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The Heroin Experience

People may take their first hit of heroin for many reasons—emotional pain, boredom, peer pressure, or excitement. However, what starts off as an incredible “rush” can turn into a daily habit that takes over the person’s life. Heroin addicts risk contracting HIV, overdosing, and losing everything, including their homes, finances, and families.
Even though addiction can lead a person down a dark path, there are many different options available for people to get help, when they’re ready.

The Draw of Heroin

Though few heroin addicts will deny the many risks involved or the life-altering effects of addiction, it takes most a long time to get the help they need. Why?

Most will answer that the draw of heroin comes from the high.

Amanda Chambers, a recovering heroin addict, says, “You’re able to escape your reality…It felt good because it got me out of myself.” 1

Harriet, a former user in the UK, says, “Heroin encases you in a little cotton-wool house and nothing hurts anymore.” 2

Many people start using heroin and other drugs to feel good, feel better, or out of curiosity. According to the Drug Policy Alliance, most people who use the drug report a feeling of warmth, relaxation, and detachment, with lowered anxiety. Their physical as well as their emotional pain may become dulled.3,4

The Path of Addiction

Repeated drug use can cause changes in areas of the brain related to judgment, decision-making, learning and memory, and control over behavior. These effects can make it hard for people to limit their intake of the drug. Eventually, they may use even though it harms them and other people in their life.4  They may have a hard time stopping on their own despite these negative consequences.5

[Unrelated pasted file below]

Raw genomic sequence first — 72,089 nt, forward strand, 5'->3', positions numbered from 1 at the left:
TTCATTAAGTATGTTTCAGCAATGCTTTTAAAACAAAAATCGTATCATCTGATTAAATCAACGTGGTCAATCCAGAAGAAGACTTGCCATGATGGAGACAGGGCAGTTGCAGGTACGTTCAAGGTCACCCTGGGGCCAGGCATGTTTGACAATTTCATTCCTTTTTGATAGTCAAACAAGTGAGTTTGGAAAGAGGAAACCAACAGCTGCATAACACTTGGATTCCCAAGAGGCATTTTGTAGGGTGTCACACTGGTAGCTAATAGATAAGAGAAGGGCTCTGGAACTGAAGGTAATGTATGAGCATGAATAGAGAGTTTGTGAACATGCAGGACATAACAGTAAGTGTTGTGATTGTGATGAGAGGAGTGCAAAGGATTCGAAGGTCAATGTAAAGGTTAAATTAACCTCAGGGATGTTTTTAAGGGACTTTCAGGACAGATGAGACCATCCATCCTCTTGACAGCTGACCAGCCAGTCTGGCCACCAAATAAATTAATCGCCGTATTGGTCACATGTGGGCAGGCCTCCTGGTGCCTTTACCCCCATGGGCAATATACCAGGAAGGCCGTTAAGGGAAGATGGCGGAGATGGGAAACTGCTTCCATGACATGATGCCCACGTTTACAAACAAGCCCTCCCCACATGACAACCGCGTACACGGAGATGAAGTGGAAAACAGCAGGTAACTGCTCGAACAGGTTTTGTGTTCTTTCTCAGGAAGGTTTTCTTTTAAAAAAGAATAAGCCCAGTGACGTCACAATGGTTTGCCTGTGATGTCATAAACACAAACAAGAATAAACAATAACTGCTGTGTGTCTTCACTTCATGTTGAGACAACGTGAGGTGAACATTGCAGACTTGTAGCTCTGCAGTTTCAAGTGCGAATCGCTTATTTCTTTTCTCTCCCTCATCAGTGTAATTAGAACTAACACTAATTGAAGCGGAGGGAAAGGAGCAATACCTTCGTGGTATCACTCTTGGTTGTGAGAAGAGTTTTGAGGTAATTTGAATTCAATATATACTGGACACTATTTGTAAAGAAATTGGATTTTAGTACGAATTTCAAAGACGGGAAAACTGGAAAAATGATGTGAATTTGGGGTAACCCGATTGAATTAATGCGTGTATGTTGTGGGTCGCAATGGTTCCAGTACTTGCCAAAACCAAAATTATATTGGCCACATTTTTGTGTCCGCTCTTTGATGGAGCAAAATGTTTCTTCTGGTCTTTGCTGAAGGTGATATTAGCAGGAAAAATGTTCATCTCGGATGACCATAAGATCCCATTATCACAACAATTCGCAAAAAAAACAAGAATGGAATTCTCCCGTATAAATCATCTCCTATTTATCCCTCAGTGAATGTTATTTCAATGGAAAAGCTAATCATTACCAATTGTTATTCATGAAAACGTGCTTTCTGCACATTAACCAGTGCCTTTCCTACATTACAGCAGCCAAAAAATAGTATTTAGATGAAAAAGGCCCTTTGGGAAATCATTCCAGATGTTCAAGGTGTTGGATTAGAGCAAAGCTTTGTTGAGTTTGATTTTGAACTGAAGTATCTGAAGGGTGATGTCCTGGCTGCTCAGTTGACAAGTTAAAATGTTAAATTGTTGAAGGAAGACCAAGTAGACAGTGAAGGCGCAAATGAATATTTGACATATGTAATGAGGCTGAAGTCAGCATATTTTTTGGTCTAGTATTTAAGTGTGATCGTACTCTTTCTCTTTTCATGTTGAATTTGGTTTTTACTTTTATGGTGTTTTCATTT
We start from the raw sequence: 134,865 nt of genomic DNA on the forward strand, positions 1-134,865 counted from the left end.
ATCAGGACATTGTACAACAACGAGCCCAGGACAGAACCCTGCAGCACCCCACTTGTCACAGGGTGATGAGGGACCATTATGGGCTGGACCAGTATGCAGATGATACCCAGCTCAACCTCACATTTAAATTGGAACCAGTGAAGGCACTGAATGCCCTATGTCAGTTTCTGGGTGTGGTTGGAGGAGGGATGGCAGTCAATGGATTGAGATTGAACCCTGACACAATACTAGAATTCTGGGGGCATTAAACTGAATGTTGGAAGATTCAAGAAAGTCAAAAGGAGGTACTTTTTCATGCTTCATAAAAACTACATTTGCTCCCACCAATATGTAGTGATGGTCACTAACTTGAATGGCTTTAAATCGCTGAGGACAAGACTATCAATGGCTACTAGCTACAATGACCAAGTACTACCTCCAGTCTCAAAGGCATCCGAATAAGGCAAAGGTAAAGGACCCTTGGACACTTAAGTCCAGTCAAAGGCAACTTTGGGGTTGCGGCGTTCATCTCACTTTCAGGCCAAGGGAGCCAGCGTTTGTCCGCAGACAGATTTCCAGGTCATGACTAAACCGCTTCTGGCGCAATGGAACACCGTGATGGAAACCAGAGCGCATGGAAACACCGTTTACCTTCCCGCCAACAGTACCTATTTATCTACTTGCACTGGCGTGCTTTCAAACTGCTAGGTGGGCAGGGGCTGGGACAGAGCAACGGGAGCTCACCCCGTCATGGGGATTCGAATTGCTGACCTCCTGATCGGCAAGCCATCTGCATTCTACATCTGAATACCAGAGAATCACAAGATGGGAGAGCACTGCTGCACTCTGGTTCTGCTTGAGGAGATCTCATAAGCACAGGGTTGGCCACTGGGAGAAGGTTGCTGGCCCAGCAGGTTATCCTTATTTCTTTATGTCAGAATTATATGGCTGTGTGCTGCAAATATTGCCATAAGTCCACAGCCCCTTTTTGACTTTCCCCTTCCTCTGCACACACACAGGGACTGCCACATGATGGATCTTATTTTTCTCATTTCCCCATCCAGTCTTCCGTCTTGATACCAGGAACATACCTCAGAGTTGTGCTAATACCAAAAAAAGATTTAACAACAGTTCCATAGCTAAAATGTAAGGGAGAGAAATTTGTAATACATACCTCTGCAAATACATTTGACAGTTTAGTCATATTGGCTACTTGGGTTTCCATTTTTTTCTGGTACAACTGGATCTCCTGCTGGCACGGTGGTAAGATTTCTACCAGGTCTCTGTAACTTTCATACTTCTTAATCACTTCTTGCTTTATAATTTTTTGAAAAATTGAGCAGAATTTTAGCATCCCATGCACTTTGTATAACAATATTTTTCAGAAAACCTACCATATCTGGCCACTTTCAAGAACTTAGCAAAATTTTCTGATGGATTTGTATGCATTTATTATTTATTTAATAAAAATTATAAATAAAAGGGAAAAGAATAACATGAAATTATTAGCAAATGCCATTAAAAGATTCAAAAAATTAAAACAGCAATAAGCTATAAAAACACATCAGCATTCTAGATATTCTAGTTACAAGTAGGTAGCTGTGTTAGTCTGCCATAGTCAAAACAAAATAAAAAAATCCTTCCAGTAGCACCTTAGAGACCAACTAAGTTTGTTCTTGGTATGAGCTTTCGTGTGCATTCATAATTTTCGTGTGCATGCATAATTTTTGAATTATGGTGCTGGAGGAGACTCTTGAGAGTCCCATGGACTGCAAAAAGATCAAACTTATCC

Other factors can also put someone at risk for addiction, such as the influence of family, friends, socioeconomic status, and genetics. Studies estimate that genetics may attribute for up to 40% to 60% of a person’s vulnerability to addiction.4

The method of drug use can also influence its abuse potential. Faster routes, such as smoking or injecting heroin, can make it even more addictive. The high comes on rapidly and may be more intense, but fades quickly. People may use again to try to re-attain the heightened euphoria.4

Repeated heroin use leads to tolerance and dependence. When a person develops tolerance, they need a higher dose of the drug to get the same effect as when they first used it.5 When the person becomes dependent on heroin, their body becomes used to having the drug in its system and will only function normally when it is present. As the drug leaves the person’s system, they go through withdrawal, which can be very uncomfortable. Many users will keep taking the drug to prevent withdrawal.6

As a result, chasing the heroin high—or avoiding withdrawal—becomes a way of life, and the hope is to reach the same state of euphoria initially experienced.

Chambers says, “People are constantly trying to make more money so that they know that they don’t get sick.” 1